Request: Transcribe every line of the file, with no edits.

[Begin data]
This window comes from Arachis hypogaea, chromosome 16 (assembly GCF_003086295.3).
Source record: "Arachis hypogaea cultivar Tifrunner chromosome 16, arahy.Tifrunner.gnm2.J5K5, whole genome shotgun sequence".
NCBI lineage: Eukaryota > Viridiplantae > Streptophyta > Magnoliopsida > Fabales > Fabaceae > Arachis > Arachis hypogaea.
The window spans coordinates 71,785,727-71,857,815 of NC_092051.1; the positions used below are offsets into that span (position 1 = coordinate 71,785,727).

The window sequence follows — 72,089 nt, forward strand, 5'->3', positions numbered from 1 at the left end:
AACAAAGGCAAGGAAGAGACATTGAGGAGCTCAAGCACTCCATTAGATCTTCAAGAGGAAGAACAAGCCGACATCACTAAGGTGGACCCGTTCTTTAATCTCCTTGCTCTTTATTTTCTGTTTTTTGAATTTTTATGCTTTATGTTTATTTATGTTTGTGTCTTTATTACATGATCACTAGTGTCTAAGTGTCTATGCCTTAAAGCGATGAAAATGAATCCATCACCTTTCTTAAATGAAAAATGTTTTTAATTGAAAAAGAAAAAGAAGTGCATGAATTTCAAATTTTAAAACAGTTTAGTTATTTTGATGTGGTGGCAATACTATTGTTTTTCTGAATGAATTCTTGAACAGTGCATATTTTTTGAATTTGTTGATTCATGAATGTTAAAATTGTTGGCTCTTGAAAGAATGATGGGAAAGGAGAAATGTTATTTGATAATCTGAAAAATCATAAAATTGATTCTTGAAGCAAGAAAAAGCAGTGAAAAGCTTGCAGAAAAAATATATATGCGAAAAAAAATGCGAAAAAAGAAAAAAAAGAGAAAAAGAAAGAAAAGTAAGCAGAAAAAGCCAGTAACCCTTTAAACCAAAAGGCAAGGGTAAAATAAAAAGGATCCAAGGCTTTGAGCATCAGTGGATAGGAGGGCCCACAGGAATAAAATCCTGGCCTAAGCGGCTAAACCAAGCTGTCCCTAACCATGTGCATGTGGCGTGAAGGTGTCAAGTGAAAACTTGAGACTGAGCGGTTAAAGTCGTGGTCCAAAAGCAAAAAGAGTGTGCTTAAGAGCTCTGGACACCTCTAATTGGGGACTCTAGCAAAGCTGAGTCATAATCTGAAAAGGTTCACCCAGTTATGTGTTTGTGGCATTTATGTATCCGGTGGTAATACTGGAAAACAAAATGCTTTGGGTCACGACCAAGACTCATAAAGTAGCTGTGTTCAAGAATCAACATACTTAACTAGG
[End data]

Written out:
This window comes from Arachis hypogaea, chromosome 16 (assembly GCF_003086295.3).
Source record: "Arachis hypogaea cultivar Tifrunner chromosome 16, arahy.Tifrunner.gnm2.J5K5, whole genome shotgun sequence".
NCBI lineage: Eukaryota > Viridiplantae > Streptophyta > Magnoliopsida > Fabales > Fabaceae > Arachis > Arachis hypogaea.
The window spans coordinates 71,785,727-71,857,815 of NC_092051.1; the positions used below are offsets into that span (position 1 = coordinate 71,785,727).

The window sequence follows — 72,089 nt, forward strand, 5'->3', positions numbered from 1 at the left end:
AACAAAGGCAAGGAAGAGACATTGAGGAGCTCAAGCACTCCATTAGATCTTCAAGAGGAAGAACAAGCCGACATCACTAAGGTGGACCCGTTCTTTAATCTCCTTGCTCTTTATTTTCTGTTTTTTGAATTTTTATGCTTTATGTTTATTTATGTTTGTGTCTTTATTACATGATCACTAGTGTCTAAGTGTCTATGCCTTAAAGCGATGAAAATGAATCCATCACCTTTCTTAAATGAAAAATGTTTTTAATTGAAAAAGAAAAAGAAGTGCATGAATTTCAAATTTTAAAACAGTTTAGTTATTTTGATGTGGTGGCAATACTATTGTTTTTCTGAATGAATTCTTGAACAGTGCATATTTTTTGAATTTGTTGATTCATGAATGTTAAAATTGTTGGCTCTTGAAAGAATGATGGGAAAGGAGAAATGTTATTTGATAATCTGAAAAATCATAAAATTGATTCTTGAAGCAAGAAAAAGCAGTGAAAAGCTTGCAGAAAAAATATATATGCGAAAAAAAATGCGAAAAAAGAAAAAAAAGAGAAAAAGAAAGAAAAGTAAGCAGAAAAAGCCAGTAACCCTTTAAACCAAAAGGCAAGGGTAAAATAAAAAGGATCCAAGGCTTTGAGCATCAGTGGATAGGAGGGCCCACAGGAATAAAATCCTGGCCTAAGCGGCTAAACCAAGCTGTCCCTAACCATGTGCATGTGGCGTGAAGGTGTCAAGTGAAAACTTGAGACTGAGCGGTTAAAGTCGTGGTCCAAAAGCAAAAAGAGTGTGCTTAAGAGCTCTGGACACCTCTAATTGGGGACTCTAGCAAAGCTGAGTCATAATCTGAAAAGGTTCACCCAGTTATGTGTTTGTGGCATTTATGTATCCGGTGGTAATACTGGAAAACAAAATGCTTTGGGTCACGACCAAGACTCATAAAGTAGCTGTGTTCAAGAATCAACATACTTAACTAGG